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Rice University Exhibit and Webinar Features Asian American LGBTQ Creatives

Artists explore COVID-19, racism, and unity in their works and talks.

Antonius-Tin Bui
ReModel Minority series, 2019
Laser and Hand-cut Paper

The pandemic has exacerbated and highlighted this country’s deep-seated racism against Asian Americans. In response to this and other social-justice issues now dominating the headlines, Rice University’s Houston Asian American Archive (HAAA) decided to create an exhibit and artist-talk series that portrays the Asian American experience from the 1800s through today.

HAAA’s exhibit, Faces in the Pandemic, is on view through November 15 at the Fondren Library on the Rice campus. Additionally, HAAA, a research and community outreach project managed by the Chao Center for Asian Studies, will host two webinar events featuring Houston-based Asian American LGBTQ artists Brandon Tho Harris, Victor Ancheta, and Antonius Tin-Bui. Their artist talks will emphasize how their work reflects the Asian American community’s fight for equality, among other issues.

Harris and Ancheta will describe their contributions to the exhibit on October 7 at 6 p.m.

Bui, a nonbinary Vietnamese American who uses they/them pronouns, will speak about their work on October 14 at 6 p.m. 

Victor Ancheta
Escape, 2020
Resin, paper, plastic, twine

“The webinars are a way for the artists to voice their individual creative processes,” HAAA associate curator Ann Shi says. “It is also a way for people to ask questions, engage with these artists, and learn more about the artwork. [The webinars should] bring the pieces into context.” 

Shi hopes audiences will reflect on the themes and topics explored in the exhibit and webinars, such as intolerance, gender stereotypes, and the purpose of artwork during times of crisis. “This is an exhibit [and artist-talk series] of the moment,” she notes. 

She compares artists to prophets and poison—a powerful catalyst that forces society to feel pain, a metaphor for the racism and inequality prevalent in our country. Artists pressure society to recognize, confront, and overcome pain, which is demonstrated in the work of all three artists.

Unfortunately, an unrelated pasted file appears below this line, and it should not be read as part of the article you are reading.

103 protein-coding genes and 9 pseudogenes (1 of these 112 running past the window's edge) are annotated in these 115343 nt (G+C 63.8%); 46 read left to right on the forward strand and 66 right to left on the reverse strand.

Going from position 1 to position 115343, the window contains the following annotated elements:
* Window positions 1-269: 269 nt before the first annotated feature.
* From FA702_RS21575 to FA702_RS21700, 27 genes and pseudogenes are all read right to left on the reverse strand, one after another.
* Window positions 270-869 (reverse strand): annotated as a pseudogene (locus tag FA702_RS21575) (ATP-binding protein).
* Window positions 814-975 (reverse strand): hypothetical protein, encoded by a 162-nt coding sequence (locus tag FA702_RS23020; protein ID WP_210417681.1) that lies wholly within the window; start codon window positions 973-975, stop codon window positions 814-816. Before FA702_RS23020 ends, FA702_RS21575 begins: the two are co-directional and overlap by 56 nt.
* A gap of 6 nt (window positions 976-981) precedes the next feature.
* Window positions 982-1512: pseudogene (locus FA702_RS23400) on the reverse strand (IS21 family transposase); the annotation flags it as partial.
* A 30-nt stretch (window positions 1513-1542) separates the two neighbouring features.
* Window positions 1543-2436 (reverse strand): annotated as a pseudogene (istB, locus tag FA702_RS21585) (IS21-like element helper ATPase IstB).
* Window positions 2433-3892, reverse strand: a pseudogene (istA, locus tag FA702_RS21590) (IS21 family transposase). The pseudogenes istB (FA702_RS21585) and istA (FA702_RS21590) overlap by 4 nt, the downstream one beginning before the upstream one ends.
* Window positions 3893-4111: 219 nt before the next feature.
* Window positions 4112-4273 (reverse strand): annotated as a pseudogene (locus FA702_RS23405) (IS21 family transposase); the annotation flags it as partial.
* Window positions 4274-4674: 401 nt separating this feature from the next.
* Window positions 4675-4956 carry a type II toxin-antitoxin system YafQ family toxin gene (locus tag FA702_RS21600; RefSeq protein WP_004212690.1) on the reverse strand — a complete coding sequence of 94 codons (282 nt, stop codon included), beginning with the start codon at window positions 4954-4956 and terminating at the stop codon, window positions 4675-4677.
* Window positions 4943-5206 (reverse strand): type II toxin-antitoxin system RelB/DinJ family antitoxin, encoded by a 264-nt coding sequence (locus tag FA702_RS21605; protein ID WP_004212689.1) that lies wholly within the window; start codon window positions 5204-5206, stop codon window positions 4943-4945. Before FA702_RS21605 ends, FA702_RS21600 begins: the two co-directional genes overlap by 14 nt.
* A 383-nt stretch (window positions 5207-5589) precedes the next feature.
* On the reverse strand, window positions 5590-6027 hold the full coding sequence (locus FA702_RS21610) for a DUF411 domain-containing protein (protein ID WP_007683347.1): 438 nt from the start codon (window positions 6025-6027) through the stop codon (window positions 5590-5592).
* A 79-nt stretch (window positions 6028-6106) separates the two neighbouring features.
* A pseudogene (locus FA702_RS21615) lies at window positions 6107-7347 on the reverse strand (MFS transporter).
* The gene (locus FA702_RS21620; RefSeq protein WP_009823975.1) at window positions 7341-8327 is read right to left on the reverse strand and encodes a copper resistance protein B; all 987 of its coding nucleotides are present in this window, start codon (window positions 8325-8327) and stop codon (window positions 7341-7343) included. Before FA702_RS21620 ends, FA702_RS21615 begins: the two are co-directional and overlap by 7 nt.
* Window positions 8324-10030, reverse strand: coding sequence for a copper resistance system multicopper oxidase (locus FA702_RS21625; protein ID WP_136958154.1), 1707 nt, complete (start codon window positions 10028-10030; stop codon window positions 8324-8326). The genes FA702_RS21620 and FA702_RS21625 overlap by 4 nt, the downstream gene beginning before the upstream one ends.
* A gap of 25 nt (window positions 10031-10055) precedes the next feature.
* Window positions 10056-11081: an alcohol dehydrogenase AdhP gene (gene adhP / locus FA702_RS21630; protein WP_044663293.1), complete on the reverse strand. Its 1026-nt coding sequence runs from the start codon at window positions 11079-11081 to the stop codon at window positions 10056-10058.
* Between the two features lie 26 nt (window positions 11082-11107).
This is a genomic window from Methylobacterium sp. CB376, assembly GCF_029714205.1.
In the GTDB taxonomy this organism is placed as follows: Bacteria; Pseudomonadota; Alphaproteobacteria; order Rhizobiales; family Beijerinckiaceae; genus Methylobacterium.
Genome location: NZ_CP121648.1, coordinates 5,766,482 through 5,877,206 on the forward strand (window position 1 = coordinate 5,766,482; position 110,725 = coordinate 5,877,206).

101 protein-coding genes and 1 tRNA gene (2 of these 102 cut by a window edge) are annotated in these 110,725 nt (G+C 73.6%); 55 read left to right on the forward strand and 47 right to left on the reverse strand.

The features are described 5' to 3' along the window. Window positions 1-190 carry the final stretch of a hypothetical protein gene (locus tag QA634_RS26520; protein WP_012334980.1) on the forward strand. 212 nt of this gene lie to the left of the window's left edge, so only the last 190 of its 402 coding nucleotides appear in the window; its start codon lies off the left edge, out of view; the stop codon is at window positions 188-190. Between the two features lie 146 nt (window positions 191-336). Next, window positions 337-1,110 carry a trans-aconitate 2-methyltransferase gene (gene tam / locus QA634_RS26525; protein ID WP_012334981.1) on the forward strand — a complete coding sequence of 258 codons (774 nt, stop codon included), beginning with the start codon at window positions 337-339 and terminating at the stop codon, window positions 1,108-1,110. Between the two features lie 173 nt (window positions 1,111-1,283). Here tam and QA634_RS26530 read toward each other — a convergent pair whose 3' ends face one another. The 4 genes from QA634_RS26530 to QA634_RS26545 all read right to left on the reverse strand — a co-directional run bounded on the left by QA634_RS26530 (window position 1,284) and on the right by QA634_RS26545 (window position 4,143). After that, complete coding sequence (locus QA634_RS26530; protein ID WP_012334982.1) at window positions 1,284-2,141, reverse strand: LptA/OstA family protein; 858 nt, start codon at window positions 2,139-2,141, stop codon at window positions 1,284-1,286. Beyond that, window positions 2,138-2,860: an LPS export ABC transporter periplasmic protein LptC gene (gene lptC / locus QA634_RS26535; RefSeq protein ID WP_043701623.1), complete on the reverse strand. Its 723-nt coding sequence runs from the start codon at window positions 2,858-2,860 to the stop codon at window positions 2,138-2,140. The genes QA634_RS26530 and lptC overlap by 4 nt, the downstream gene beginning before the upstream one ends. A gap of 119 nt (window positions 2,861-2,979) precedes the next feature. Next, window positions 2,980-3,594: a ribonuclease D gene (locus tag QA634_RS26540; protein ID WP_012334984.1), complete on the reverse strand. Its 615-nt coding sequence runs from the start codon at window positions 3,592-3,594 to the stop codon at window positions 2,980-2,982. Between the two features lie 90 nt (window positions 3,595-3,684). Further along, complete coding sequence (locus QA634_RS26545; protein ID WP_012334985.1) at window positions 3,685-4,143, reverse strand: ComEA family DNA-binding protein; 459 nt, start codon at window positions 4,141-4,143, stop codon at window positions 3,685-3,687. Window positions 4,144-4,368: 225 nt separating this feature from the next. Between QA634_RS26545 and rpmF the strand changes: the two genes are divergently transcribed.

Although his pieces typically examine the trauma from his parents’ generation that fled the Vietnam War, Harris’ contribution to HAAA’s exhibit emphasizes healing. During his online webinar, Harris, a gay Vietnamese American man, will analyze the significance of unity and how Asian American communities are still fighting for equality in his mixed-media piece titled Not Your Virus, a giant mask made of traditional Vietnamese garments, conical hats, and gold thread. 

Alongside Harris, Victor Ancheta, a gay Filipino American man, will describe his painting and sculpture. The painting, The Good Hour, includes haunting neon green lights and drawings of a skull, those who died due to COVID-19, and George Floyd, who was killed during his arrest in Minneapolis. Ancheta’s sculpture, Escape, is made of little diverse figures connected by a red string on birds trying to fly away from the coronavirus disease. Ancheta will discuss at his webinar why and how he explored the far-reaching effects of the pandemic and the inevitability of death. 

Like Ancheta, Bui’s work alludes to the Black Lives Matter movement. To create dialogue around Asian stereotypes, the “model minority” myth, and how the myth exists to separate the Black and Asian American communities, Bui, a Bronx-born artist, will examine their series of intricately laser- and hand-cut text-based images titled ReModel Minority

Brandon Tho Harris
Not Your Virus, 2020
Mixed Media: Traditional Vietnamese Garments (Áo Dài), Conical Hats (Nón Lá), and Gold Thread

Bui’s work emphasizes phrases such as “NOT YOUR SUBMISSIVE BOTTOM,” “YELLOW PERIL SUPPORTS BLACK POWER,” and “ABOLISH ICE” to address Asian stereotypes, Asian Americans’ solidarity with the Black Lives Matter movement, and the Trump administration’s scapegoating of Asian immigrants.

Shi adds that the exhibit and artist talks are ways for audiences to learn more about Asian America’s buried history by looking back on the days of the Chinese Exclusion Act and Jim Crow laws. She hopes the showing and webinars prompt reflection and a change in attitudes. 

“I hope people reflect on these facts and are able to imagine a future for Asian Pacific Islander Americans where they [become] a part of the mainstream narrative,” Shi says.

People can register for the artist-talk series at Individuals can also view the exhibit in person by reserving a time at

For more information on the exhibit and webinar, visit



Lillian Hoang is a staff reporter for OutSmart Magazine. She graduated from the University of Houston with a degree in journalism and minor in Asian American studies. She works as a College of Education communication assistant and hopes to become an editor-in-chief.
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